I greatly disagree with the Jan. 12 editorial on HJR-3 (“HJR-3 will only hurt Indiana”). I think it clouded the intent of the law by trying to stir up irrational fears.
First, approving HJR-3 allows it to be voted on by the people, just as the citizens in over 30 other states have had the freedom to do. Do politicians who oppose allowing us to vote think that they should be our caretakers because we are incapable of making an intelligent decisions or are they afraid that we will prove them wrong?
Should government be in the business of defining words? If they change this, what will be next? From the beginning marriage has always meant a union between a man and a woman. HJR-3 is only upholding what we have always understood marriage to be.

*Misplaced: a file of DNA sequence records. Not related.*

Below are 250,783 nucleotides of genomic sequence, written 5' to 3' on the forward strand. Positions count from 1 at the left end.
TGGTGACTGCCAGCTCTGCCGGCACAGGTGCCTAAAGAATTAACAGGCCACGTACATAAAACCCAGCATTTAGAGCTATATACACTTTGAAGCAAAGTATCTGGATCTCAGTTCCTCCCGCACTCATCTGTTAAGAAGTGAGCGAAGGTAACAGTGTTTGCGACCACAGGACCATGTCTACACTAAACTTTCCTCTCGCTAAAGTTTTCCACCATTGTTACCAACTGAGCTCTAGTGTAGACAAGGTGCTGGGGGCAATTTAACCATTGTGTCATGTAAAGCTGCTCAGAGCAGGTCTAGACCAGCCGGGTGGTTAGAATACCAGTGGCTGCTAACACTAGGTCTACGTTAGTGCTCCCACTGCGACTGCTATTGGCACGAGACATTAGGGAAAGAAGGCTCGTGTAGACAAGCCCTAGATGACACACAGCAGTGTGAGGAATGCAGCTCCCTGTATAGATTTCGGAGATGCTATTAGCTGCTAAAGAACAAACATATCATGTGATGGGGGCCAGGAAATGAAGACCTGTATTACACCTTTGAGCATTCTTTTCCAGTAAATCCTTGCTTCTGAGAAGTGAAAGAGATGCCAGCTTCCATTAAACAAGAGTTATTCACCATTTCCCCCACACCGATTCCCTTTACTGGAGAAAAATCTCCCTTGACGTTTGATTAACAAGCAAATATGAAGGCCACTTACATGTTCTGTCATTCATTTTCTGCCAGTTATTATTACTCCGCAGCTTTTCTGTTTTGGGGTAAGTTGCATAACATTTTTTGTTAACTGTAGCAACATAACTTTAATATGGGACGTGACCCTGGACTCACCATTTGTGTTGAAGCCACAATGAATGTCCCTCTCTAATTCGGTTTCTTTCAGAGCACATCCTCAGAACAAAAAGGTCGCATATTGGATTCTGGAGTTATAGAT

The editorial called the leaders “mean-spirited,” made several other negative comments and said that this protection of marriage between a man and a woman would send a message to gays that they are not welcome here. That sounds a bit intolerant of other opinions. Gays deserve the compassion and acceptance of others as anyone else does, but they do not fit the meaning of a marriage, just as a heterosexual couple just living together does not.
The editorial also mentioned twice that we would not attract “the best and brightest minds” if this were to pass. Gays make up 2 to 5 percent of the population. If they chose not to come here, I think that we would be able to find plenty of bright minds in the other 95 to 98 percent.
HJR-3 is not going to destroy our state, but leaders who try to control us with scare tactics or worse, take away our right to vote, will destroy our freedom.